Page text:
Analysis

Pro-abortion deception in Kansas likely to happen in other states

Earlier this month, Kansas voters rejected an amendment to the state constitution which would have removed abortion as a right and allowing legislators to decide the state’s laws on abortion. Much of the reason for the amendment’s failure was due to how its opponents presented the debate — and the abortion industry appears to have taken notice.

Despite the celebration from pro-abortion politicians and advocates, the failure of the Value Them Both amendment was not a sign that Americans are rejecting pro-life laws; instead, it showed that in this instance, the abortion industry had superior messaging. Rather than being truthful about the amendment and what it would do (claiming it was a “ban” on abortion when it was nothing of the sort), organizations like Planned Parenthood framed it as a matter of personal and constitutional freedom.

Jeri Swinton wears a mask reading “Forever the Free State” as she talks to friends during the pro-choice Kansas for Constitutional Freedom primary election watch party in Overland Park, Kansas August 2, 2022. – Voters headed to the polls in the Midwestern US state of Kansas Tuesday to weigh in on the first major ballot on abortion since the Supreme Court ended the national right to the procedure in June. (Photo by DAVE KAUP / AFP) (Photo by DAVE KAUP/AFP via Getty Images)

“For instance, a coalition led by Planned Parenthood, NARAL, and others in opposition to the amendment branded itself ‘Kansans for Constitutional Freedom,’” Alexandra DeSanctis explained in National Review, adding, “In other words, supporters of abortion effectively won the messaging battle. While many Kansans likely opposed the state supreme court ruling finding a right to abortion in the constitution and would prefer more pro-life laws than are currently permitted, they also didn’t like the idea of a total abortion ban, which is how the other side managed to cast the amendment.”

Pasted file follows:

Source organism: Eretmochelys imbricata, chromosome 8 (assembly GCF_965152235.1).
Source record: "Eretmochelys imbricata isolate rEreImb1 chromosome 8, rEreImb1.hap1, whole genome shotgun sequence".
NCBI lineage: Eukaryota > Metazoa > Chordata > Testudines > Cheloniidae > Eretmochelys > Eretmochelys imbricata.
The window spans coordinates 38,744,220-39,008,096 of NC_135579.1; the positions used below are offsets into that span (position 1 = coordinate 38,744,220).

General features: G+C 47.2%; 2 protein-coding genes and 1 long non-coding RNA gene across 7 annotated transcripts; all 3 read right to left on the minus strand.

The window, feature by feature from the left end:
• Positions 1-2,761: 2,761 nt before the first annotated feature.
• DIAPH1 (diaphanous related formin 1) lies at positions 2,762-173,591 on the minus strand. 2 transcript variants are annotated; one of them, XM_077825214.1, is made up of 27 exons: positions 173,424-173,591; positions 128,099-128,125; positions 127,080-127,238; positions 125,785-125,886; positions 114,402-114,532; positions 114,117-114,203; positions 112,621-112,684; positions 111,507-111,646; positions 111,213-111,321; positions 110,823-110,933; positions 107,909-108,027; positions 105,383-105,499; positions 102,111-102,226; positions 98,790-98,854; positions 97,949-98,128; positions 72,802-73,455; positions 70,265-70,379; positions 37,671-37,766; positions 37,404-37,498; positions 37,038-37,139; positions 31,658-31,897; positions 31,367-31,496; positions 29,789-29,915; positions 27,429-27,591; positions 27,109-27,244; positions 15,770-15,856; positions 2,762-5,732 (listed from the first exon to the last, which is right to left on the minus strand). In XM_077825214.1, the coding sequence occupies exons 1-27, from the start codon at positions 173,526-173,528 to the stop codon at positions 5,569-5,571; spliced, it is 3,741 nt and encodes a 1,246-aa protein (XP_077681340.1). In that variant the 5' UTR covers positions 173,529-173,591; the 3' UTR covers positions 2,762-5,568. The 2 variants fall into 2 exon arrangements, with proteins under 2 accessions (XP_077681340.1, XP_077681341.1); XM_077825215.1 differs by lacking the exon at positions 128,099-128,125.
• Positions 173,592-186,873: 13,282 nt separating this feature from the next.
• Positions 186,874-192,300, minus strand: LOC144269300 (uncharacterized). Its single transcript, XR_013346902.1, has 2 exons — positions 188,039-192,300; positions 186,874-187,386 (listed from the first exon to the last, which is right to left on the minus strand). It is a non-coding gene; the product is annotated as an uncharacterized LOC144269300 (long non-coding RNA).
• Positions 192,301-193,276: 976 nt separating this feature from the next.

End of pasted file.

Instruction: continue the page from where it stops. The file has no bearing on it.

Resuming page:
Pro-abortion legislators evidently paid very close attention — and are looking to follow that model in Missouri, where abortion is banned except if needed to medical emergencies (though abortion is never medically necessary). The deadline already passed to get a measure on the ballot for November, but these legislators are hoping to take action next year.

“I hope that there are people building a coalition and working on that now,” State Sen. Lauren Arthur, a Kansas City Democrat, told the Kansas City Star. “That was one of my first thoughts, let’s put it on the ballot. I know that our current law is unpopular. I know that a majority of Missourians support some access to abortion rights.”

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Mallory Schwarz, executive director of Pro-Choice Missouri, also said the results from Kansas have encouraged them to push for a vote on a constitutional right to abortion, saying, “We are so excited to see the response from Missouri and to see the chatter on social media.”

In the past several years, the abortion lobby has openly campaigned on extreme laws — like the failed Women’s Health Protection Act — and argued that abortion should be taxpayer-funded, and easily available for any reason, at any point in pregnancy. This is not a popular view with the majority of Americans, so it isn’t difficult to believe that the abortion industry could embrace the deception used in Kansas, making the abortion issue one of “freedom” rather than of every human being’s inherent right to life — to not be unjustly killed.

The pro-life movement needs to be aware of this potential messaging change, and be ready to confront these lies with the truth about what abortion really is: the killing of an innocent and defenseless human being.

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